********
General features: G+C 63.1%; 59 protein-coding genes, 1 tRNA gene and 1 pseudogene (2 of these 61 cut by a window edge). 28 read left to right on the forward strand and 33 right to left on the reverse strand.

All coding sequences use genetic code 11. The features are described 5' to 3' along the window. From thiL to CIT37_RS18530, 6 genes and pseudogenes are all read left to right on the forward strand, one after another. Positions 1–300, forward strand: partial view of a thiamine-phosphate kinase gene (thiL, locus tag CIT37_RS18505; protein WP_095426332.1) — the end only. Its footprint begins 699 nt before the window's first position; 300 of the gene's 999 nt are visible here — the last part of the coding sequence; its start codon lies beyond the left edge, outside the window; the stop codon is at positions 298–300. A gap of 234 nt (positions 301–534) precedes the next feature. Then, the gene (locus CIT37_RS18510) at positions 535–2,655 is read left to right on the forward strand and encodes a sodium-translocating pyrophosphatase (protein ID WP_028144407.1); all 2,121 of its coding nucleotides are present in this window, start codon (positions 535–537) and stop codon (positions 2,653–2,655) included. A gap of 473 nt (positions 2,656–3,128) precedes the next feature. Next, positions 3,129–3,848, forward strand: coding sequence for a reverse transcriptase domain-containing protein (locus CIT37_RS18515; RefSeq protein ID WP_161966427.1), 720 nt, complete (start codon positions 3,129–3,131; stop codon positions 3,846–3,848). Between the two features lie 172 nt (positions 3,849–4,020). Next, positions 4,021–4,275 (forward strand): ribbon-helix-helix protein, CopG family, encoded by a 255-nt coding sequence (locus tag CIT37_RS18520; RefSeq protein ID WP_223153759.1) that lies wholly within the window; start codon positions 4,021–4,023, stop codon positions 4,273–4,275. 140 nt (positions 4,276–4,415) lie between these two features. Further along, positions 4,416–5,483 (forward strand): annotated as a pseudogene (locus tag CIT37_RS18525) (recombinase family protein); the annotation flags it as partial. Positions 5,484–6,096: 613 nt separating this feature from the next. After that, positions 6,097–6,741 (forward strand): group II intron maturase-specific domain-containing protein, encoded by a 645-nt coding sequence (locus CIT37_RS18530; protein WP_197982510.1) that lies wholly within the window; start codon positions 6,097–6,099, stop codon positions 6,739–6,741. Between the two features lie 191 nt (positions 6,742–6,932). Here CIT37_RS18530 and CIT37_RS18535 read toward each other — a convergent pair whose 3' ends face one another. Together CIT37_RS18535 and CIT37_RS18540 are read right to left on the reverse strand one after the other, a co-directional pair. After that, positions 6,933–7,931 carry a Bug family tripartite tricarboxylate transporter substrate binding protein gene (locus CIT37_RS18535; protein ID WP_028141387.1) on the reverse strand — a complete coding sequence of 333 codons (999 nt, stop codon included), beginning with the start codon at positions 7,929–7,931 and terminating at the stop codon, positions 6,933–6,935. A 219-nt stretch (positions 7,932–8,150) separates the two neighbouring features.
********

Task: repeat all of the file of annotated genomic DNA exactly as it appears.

General features: G+C 63.1%; 59 protein-coding genes, 1 tRNA gene and 1 pseudogene (2 of these 61 cut by a window edge). 28 read left to right on the forward strand and 33 right to left on the reverse strand.

All coding sequences use genetic code 11. The features are described 5' to 3' along the window. From thiL to CIT37_RS18530, 6 genes and pseudogenes are all read left to right on the forward strand, one after another. Positions 1–300, forward strand: partial view of a thiamine-phosphate kinase gene (thiL, locus tag CIT37_RS18505; protein WP_095426332.1) — the end only. Its footprint begins 699 nt before the window's first position; 300 of the gene's 999 nt are visible here — the last part of the coding sequence; its start codon lies beyond the left edge, outside the window; the stop codon is at positions 298–300. A gap of 234 nt (positions 301–534) precedes the next feature. Then, the gene (locus CIT37_RS18510) at positions 535–2,655 is read left to right on the forward strand and encodes a sodium-translocating pyrophosphatase (protein ID WP_028144407.1); all 2,121 of its coding nucleotides are present in this window, start codon (positions 535–537) and stop codon (positions 2,653–2,655) included. A gap of 473 nt (positions 2,656–3,128) precedes the next feature. Next, positions 3,129–3,848, forward strand: coding sequence for a reverse transcriptase domain-containing protein (locus CIT37_RS18515; RefSeq protein ID WP_161966427.1), 720 nt, complete (start codon positions 3,129–3,131; stop codon positions 3,846–3,848). Between the two features lie 172 nt (positions 3,849–4,020). Next, positions 4,021–4,275 (forward strand): ribbon-helix-helix protein, CopG family, encoded by a 255-nt coding sequence (locus tag CIT37_RS18520; RefSeq protein ID WP_223153759.1) that lies wholly within the window; start codon positions 4,021–4,023, stop codon positions 4,273–4,275. 140 nt (positions 4,276–4,415) lie between these two features. Further along, positions 4,416–5,483 (forward strand): annotated as a pseudogene (locus tag CIT37_RS18525) (recombinase family protein); the annotation flags it as partial. Positions 5,484–6,096: 613 nt separating this feature from the next. After that, positions 6,097–6,741 (forward strand): group II intron maturase-specific domain-containing protein, encoded by a 645-nt coding sequence (locus CIT37_RS18530; protein WP_197982510.1) that lies wholly within the window; start codon positions 6,097–6,099, stop codon positions 6,739–6,741. Between the two features lie 191 nt (positions 6,742–6,932). Here CIT37_RS18530 and CIT37_RS18535 read toward each other — a convergent pair whose 3' ends face one another. Together CIT37_RS18535 and CIT37_RS18540 are read right to left on the reverse strand one after the other, a co-directional pair. After that, positions 6,933–7,931 carry a Bug family tripartite tricarboxylate transporter substrate binding protein gene (locus CIT37_RS18535; protein ID WP_028141387.1) on the reverse strand — a complete coding sequence of 333 codons (999 nt, stop codon included), beginning with the start codon at positions 7,929–7,931 and terminating at the stop codon, positions 6,933–6,935. A 219-nt stretch (positions 7,932–8,150) separates the two neighbouring features.